We have selected these criteria to be deliberately conservative in our assessment of the age of clam gardens in our study area. As a result, we suspect that some of the discounted dates may reflect clam garden building events. For instance, our first criterion about wall height does not take into account the possibility of settling along all or parts of the wall through auto-compaction, or tectonic activity . In addition, criterion 3 assumes that all wall building within a garden was contemporaneous. However, the array of different dates from the upper walls at site EbSh-5 (Fig 5) suggests a series of building events at different times in the past, and that an earlier initial construction for the upper wall around 3000–4000 cannot be ruled out (Fig 5). Furthermore, the site’s unique geomorphological context (a tombolo), likely necessitated complex engineering considerations that are not encompassed by our three general criteria, perhaps accounting for the unusual tidal heights of samples at EbSh-5 (Fig 8).
Our below wall dates fall into two time periods: pre- and post- 2300 cal BP (N = 2 and 3, respectively) with a gap of ~400 years between the two sets of below wall dates (Fig 8). We hypothesize that this gap is associated with a tectonic event some time between 2600–2200 years ago that caused the land to subside. This hypothesis is supported by independent dating of terrestrial middens which demonstrate that samples on soft sediments that pre-date 2200 cal BP are now below current sea level .
Samples in grey are those that do not meet all three of our criteria for sample verification. Note that none of the samples from the upper wall at EbSh-5 (samples 141816, 171653, 170920, 170921, 175684) meet our criteria for sea level and tidal height data. However, we suspect this is a factor of local geomorphology and a complex history of wall building. Terrace dates further from the wall are not shown as these do not tie closely to the time of wall initiation, but rather to later use. We use median dates for ease of presentation, yet note that plotting the calibrated date range would not change our results.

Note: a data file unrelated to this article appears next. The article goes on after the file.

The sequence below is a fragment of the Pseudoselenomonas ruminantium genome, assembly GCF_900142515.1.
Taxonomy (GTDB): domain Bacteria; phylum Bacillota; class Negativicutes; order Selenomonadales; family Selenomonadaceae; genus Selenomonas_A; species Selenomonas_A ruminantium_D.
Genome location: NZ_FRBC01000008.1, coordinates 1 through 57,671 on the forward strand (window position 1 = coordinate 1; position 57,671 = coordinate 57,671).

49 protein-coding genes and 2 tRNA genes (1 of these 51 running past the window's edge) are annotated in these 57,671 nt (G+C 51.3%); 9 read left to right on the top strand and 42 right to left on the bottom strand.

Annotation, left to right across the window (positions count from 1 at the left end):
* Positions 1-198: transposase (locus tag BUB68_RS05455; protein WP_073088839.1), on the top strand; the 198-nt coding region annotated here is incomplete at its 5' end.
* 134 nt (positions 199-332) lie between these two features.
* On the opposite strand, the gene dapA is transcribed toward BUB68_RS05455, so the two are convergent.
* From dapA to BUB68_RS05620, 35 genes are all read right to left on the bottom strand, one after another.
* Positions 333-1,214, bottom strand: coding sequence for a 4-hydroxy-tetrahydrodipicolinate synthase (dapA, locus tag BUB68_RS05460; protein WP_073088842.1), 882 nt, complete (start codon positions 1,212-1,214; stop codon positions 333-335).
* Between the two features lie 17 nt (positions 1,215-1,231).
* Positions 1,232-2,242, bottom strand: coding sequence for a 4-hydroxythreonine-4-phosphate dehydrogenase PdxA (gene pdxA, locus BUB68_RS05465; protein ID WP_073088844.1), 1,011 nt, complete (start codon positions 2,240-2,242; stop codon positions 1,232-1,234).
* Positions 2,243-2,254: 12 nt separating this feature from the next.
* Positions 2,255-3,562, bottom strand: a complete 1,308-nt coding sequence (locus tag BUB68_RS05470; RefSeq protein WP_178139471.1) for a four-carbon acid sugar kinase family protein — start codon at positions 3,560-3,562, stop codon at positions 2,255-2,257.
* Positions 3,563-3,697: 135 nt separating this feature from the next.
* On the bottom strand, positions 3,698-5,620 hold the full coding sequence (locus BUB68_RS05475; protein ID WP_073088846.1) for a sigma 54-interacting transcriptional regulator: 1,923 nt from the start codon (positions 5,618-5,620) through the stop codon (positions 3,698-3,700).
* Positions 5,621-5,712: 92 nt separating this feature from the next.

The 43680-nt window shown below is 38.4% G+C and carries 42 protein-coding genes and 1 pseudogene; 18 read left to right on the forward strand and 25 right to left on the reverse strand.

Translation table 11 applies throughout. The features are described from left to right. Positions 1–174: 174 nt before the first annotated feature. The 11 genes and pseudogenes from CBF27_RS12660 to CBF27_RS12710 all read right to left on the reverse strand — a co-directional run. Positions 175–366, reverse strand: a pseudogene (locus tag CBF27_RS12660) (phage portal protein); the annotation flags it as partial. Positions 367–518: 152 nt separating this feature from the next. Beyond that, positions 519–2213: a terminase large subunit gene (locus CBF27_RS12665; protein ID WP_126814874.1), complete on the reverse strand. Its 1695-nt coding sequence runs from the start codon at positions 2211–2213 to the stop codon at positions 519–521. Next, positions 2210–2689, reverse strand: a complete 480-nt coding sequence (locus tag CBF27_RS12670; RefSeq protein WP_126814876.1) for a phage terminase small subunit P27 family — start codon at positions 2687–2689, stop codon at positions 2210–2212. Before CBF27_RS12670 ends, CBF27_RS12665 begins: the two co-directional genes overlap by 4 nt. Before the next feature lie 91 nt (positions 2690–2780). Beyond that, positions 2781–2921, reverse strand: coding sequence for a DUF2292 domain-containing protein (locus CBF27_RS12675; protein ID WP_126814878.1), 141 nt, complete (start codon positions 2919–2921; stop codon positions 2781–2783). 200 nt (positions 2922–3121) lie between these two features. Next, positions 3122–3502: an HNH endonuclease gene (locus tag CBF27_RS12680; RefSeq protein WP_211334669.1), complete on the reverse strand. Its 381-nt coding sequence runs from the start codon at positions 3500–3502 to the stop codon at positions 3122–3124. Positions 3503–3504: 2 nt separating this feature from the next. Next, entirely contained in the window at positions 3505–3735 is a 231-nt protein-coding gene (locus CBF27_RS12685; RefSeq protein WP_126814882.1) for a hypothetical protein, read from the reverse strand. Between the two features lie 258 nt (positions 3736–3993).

Our dating program allows us to generalize about the best contexts to age clam gardens under a variety of geomorphological and ecological settings (see S1 File for sampling guidelines) and demonstrates that meaningful age determinations can be established for clam garden terraces, despite being primarily inorganic constructions. Clam gardens are complex living landscapes subject to continuous abiotic, biotic, and cultural processes. As such, there is value in exploring multiple sampling contexts to understand the chronology of clam garden construction and use, and in considering the role of local sea level histories in formulating those chronologies. Our proposed methodology works in places where sea level is dropping, such as the Quadra Island study area, but elsewhere the details of sampling may need refinement to suit the local sea-level history.
As a result of our suite of dates from diverse contexts, we can make some interpretations about the age of clam gardens in Kanish and Waiatt Bays. Prior to ~2500 years ago, the correspondence of sea level with wall height and below wall clams suggests that clam gardens in our study area are at least ~3500 years old. These ages are in line with the ages of other archaeological marine management features on the Northwest Coast [28, 29] and extends the ages for clam gardens reported previously [8, 12].